by Pamala J. Vincent
Ever sit in a business meeting and drift away? Impressed by a friend who can recall facts like they’re a recording system? Frustrated when you can’t remember important information?
You’re not stupid or lazy. Understanding how people take in information and recall it is vital to your businesses success. You’re probably working in an environment that is not conducive to your style of learning.
Most adults have never heard of learning styles and are unaware that understanding their own makes a huge difference in how they retain and retrieve information. For years, educators have created lessons plans based on the learning styles within their classrooms. Why we think these styles cease to exist in adults is counter-productive to working at your best.
There are four basic learning styles: Auditory, Visual, Verbal and Kinesthetic (tactile).
Auditory learners: retain information through hearing:
Strengths: They can recall verbally given information exactly months/years later
Weakness: Reading material without discussion creates a low retention rate.
Visual Learners: retain information through sight:
- Power points
Strengths: They can recall things they see with great accuracy.
Weakness: Lecture shared information without visual support creates a low retention rate.
Verbal Learners: retain information through talking (they need to talk):
- Asking questions
Strengths: If allowed to talk, they can get a group discussion heading in a productive direction. They are excellent brain-stormers.
Weakness: Information does not become real until they’ve said it. They think outside of themselves, which means they’ll have a wide variety of ideas they are thinking about making them look as if they’re jumping from topic to topic often overwhelming those who aren’t verbal.
Kinesthetic Learners: retain information by doing and experiencing:
- Tactually doing/experiencing
- Physically involved in the process
Strengths: They are generally fit, high-energy people who can physically put an idea into production.
Weakness: They are rarely strong in the board room with concepts they cannot handle tactilely.
Individuals are predominantly one style and secondarily another style. The dominant style will be a person’s first method of relating to information and storage system. The secondary style works to fill in the gaps of the dominant style. For instance, a person may be an auditory-verbal communicator; which means they have a need to hear the information and talk about it for it to be stored in long term memory.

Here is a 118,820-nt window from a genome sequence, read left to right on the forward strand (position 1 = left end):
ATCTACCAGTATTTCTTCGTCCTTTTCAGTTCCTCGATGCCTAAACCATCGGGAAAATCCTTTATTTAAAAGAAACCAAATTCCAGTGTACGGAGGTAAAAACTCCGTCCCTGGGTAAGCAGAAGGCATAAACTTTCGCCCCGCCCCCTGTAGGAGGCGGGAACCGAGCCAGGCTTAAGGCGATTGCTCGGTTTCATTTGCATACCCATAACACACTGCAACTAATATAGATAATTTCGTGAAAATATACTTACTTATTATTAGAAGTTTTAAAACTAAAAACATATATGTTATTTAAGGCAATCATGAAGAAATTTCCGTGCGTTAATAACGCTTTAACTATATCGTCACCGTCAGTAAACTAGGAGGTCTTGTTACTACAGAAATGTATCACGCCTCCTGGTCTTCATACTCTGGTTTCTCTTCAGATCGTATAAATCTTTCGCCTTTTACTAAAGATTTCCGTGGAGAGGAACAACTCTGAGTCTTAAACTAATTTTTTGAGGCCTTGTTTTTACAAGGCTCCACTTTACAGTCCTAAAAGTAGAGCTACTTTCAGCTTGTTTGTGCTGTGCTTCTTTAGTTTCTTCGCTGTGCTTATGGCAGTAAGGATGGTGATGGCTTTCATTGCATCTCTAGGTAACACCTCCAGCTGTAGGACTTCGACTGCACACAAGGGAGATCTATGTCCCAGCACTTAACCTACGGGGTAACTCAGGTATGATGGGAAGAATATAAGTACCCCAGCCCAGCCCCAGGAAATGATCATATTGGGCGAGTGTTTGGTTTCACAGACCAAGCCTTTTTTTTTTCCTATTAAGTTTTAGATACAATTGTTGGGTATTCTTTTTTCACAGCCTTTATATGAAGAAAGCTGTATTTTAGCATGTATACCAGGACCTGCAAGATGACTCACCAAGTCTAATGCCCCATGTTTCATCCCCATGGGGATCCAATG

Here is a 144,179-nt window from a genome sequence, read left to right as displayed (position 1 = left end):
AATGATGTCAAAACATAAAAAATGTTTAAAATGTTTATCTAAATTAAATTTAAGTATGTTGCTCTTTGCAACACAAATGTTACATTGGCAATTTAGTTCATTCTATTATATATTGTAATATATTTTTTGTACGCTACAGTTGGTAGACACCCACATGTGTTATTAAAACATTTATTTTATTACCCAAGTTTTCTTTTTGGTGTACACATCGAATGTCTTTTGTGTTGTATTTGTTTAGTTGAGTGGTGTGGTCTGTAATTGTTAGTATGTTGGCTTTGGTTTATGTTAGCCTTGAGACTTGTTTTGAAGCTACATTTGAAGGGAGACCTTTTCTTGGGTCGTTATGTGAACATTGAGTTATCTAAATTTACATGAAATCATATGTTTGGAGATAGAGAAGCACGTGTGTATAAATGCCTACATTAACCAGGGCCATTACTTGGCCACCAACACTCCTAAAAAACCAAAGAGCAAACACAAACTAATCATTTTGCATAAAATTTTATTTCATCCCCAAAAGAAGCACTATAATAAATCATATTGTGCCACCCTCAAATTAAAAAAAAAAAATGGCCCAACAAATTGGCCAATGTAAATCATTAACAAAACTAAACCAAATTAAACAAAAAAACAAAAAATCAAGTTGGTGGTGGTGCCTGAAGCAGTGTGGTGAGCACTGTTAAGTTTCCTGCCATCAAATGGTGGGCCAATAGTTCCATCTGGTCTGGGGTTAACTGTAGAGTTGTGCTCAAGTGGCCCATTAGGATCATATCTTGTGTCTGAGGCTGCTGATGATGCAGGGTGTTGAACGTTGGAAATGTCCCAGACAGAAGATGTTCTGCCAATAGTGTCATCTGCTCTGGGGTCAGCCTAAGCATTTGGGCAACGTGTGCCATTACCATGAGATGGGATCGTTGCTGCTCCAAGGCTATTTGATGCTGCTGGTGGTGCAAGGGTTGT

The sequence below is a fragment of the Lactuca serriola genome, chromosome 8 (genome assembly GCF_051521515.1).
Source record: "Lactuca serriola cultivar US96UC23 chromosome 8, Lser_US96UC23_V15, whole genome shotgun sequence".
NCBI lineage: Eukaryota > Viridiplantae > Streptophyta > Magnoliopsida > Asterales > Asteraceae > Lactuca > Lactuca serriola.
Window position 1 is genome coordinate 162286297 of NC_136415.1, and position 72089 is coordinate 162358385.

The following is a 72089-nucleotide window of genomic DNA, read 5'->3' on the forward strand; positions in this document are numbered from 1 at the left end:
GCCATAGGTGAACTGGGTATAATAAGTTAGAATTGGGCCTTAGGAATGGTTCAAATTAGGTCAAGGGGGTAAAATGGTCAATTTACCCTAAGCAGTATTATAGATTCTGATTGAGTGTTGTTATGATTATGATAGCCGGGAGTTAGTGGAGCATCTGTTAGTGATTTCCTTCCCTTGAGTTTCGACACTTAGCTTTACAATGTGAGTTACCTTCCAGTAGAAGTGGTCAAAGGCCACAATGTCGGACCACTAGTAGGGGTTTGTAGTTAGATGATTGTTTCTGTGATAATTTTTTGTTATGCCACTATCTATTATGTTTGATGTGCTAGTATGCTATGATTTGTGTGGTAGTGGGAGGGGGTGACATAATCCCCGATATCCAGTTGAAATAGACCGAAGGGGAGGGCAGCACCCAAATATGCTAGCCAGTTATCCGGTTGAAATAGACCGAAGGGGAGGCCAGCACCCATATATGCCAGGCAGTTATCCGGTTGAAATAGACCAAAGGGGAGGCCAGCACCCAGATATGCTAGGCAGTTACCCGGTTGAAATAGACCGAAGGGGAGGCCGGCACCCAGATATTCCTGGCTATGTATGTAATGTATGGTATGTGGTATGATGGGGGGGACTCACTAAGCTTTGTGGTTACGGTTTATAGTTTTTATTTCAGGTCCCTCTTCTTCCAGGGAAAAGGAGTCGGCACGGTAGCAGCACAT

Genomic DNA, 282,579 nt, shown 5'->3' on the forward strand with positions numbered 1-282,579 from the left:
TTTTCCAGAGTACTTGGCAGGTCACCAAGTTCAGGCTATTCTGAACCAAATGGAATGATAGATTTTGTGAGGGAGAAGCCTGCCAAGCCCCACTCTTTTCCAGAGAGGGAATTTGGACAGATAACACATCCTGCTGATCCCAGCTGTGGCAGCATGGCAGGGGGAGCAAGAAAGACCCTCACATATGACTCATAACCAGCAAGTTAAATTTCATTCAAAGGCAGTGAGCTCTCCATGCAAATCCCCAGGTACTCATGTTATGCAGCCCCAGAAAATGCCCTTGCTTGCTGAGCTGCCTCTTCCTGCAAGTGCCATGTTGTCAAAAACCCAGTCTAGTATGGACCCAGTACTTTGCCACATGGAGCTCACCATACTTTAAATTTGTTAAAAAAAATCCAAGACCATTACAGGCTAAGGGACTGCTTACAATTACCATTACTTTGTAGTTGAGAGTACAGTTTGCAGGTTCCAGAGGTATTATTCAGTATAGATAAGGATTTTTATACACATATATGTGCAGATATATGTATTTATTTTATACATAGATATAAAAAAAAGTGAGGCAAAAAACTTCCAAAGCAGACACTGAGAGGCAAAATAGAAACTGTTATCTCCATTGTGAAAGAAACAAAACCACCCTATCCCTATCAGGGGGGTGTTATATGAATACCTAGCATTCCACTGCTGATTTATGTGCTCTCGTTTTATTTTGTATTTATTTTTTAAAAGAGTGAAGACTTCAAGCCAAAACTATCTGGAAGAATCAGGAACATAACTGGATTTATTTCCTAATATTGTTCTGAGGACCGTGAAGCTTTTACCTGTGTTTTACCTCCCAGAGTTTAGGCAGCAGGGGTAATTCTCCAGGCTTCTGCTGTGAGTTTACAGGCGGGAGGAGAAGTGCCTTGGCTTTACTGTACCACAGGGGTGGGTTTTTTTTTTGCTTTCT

A visual-kinesthetic learner can take a picture of something and recreate it as a product.
The adage, ‘being like-minded’ still applies today for setting goals. However, if your business is one that must go from concept to product, the key to creating a strong team will be to have a variety of learning styles together. What one person may read and research about, you’ll need someone else to create visually, someone to actually build it and others to train everyone how to duplicate the process.
Teaming up the right individuals is also key to success. A room full of verbal people will never progress beyond the brainstorming process. We’ve all seen businesses with a great idea man that can’t get the idea off the drawing board.
There are some simple things you can do to help determine what style of learning is a person’s strength.
Here are a few:
1. If I told you I’d pay you $1000 if you can return tomorrow with the Getty’s Burg address memorized, what would you do?
- Would you say it aloud over and over? (Verbal)
- Would you put it to song? (Auditory)
- Would you write it over and over? (Visual)
- Would you put motions to it? (Kinesthetic)
2. Give a person verbal directions to somewhere unique (a drycleaner blocks from the office) that’s somewhat complicated. Watch what they do to remember it.
- Write the directions down. (Auditory)
- Repeat the directions to you. (Verbal)
- Plug it into a GPS. (Kinesthetic)
- Draw a map (Visual)
Understanding your own style of learning will help define why some of your people excel and others don’t. Try adjusting how materials are presented or better yet, embrace all four learning styles in the presentation. Then clearly defining your expectations of each individual will utilize their skills to your best.
Businesses that learn to embrace natural IQ, personality types and learning styles are the ones who excel at people skills and team building. Ultimately they are the entrepreneurs that will be around long beyond the death rate of start-up businesses.
Pam is a freelance writer passionate about family and equipping others to personal success. Her online magazine, The Modern Woman is written for women, but works hard to equip parents and entrepreneurs to be their own boss of: schedules, influence and income levels. You can find her at www.pamalajvincent.com, Facebook and Twitter.